Aruba Networks in the week unveils software designed to safeguard company knowledge and networks when accessed by employee-owned mobile purchasers, whether or not laptops, tablets or smartphones.
The software, ClearPass Policy Manager, offers a collection of modules that allow enterprise IT teams streamline provisioning, inventory, security and management for private devices used for work functions, a trend typically dubbed “bring your own device” or BYOD. Aruba’s software is meant to form it easier to securely manage a way additional varied consumer atmosphere, particularly in mobile deployments, and to provision secure network access, a feature missing from a minimum of another mobile device management (MDM) applications.
ClearPass Policy Manager is bought preloaded on a server appliance or as a VMware virtual machine instance. the appliance will work with the foremost mobile and laptop operating systems within the enterprise: iOS, Android, BlackBerry OS, OS X and Windows seven. The new product combines code from 2 Aruba acquisitions, Amigopod, for guest access and management, and from last December, Avenda Systems, whose mobile management software is that the heart of Policy Manager.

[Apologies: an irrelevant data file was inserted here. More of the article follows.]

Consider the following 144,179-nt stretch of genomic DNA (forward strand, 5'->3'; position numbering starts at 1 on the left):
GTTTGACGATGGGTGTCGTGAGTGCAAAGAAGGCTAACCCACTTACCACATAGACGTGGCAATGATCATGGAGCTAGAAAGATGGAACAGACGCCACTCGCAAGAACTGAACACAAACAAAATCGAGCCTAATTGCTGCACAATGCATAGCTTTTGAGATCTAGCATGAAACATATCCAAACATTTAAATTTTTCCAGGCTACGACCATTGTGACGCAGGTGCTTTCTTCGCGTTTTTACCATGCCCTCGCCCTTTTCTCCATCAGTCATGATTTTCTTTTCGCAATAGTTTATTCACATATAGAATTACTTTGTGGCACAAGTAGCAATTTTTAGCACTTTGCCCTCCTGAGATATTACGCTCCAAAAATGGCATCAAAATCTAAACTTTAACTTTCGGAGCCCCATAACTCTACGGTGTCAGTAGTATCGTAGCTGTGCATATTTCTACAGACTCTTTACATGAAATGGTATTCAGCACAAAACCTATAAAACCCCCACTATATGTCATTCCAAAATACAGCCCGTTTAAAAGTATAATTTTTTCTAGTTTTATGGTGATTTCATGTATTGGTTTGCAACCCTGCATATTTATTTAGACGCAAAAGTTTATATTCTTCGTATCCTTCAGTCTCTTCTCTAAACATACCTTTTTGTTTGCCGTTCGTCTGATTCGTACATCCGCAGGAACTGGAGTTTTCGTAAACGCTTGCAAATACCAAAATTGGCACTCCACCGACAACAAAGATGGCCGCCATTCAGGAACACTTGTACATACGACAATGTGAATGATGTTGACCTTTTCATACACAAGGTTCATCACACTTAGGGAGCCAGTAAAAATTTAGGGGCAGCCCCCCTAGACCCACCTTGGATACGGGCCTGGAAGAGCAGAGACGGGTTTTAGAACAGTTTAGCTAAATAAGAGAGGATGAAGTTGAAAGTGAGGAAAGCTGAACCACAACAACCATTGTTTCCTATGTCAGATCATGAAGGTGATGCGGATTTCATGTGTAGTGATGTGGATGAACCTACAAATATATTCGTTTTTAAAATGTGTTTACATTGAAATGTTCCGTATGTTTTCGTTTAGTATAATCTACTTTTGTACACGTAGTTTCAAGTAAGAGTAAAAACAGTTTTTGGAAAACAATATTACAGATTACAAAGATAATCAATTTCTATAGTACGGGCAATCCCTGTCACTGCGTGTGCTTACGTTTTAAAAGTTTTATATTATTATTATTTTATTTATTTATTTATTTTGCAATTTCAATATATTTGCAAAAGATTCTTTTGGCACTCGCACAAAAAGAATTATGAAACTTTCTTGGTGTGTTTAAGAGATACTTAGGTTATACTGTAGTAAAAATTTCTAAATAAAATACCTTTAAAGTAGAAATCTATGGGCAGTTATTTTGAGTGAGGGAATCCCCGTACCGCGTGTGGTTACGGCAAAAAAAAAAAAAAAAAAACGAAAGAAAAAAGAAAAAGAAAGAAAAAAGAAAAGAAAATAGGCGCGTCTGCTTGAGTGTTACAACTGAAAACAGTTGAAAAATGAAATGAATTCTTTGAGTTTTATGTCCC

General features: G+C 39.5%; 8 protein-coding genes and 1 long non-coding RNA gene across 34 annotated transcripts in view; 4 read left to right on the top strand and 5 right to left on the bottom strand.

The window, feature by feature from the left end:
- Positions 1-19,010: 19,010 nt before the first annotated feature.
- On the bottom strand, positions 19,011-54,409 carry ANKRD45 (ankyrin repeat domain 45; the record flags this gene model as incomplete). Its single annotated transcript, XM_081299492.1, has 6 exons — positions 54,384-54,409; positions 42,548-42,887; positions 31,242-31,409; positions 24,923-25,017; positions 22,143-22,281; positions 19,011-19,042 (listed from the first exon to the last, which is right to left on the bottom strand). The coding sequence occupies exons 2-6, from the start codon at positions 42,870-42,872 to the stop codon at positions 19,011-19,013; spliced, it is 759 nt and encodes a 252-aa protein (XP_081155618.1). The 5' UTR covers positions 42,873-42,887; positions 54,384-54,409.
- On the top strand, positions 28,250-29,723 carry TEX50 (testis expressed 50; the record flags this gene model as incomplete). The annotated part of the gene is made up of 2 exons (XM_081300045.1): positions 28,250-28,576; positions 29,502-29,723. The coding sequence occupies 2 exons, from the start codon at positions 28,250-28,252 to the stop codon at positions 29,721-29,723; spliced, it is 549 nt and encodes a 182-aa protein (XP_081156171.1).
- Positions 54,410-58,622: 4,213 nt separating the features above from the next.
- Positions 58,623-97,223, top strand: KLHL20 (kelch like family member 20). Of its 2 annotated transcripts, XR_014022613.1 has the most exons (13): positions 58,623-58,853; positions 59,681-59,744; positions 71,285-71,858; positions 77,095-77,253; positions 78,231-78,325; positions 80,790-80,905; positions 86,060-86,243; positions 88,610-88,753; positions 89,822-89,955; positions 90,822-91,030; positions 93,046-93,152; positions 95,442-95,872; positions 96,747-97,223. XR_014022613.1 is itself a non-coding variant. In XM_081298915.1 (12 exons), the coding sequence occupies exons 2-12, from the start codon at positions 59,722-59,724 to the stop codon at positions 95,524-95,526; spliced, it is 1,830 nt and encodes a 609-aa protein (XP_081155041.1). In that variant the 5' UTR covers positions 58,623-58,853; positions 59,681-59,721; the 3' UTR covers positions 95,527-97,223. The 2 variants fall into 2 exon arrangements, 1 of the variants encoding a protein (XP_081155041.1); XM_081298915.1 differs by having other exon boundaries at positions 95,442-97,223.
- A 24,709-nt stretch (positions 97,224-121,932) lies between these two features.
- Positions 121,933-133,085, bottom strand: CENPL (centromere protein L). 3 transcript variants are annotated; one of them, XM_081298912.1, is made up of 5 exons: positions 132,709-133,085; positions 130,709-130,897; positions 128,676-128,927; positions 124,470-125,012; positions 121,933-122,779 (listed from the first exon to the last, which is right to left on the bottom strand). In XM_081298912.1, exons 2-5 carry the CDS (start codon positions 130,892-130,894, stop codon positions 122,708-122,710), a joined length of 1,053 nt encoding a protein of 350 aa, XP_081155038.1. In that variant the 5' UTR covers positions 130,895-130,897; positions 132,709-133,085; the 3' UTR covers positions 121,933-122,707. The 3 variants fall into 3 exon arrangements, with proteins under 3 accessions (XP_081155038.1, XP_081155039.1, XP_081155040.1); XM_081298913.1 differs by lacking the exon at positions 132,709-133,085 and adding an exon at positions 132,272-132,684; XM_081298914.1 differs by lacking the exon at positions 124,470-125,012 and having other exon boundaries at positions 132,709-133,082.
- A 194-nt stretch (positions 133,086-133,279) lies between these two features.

The new providing includes the FreeRADIUS open supply software, for authentication, authorization and accounting, however the Policy Manager can also work with an existing AAA/RADIUS infrastructure.
Policy Manager consists of the core application, and 4 separately licensed modules: Onboard, a self-service mobile provisioning portal for employees; Profiler, that creates a close inventory of every device; OnGuard, that could be a Network Access management application, together with the quarantine and cleanup of compromised devices; and Guest, for registering and managing guest access to the network.
One extra cloud service, ClearPass QuickConnect, will automatically configure wired and wireless network settings for private devices.
The actual provisioning is about up earlier by IT directors operating with ClearPass Policy Manager, that lets them set a variety of policies for devices by device kind, OS, user teams and alternative variables.
Users then will register their devices for access on their own, via an internet portal, and have them automatically configured for such enterprise-standard protections and services as 802.1x authentication, a VPN consumer, Exchange ActiveSync, and machine IDs or certificates. When users decide to log into the company network for the primary time, they are redirected to the portal, where an application wizard walks them through the configuration method. Once that happens, these personal devices become uniquely visible to IT.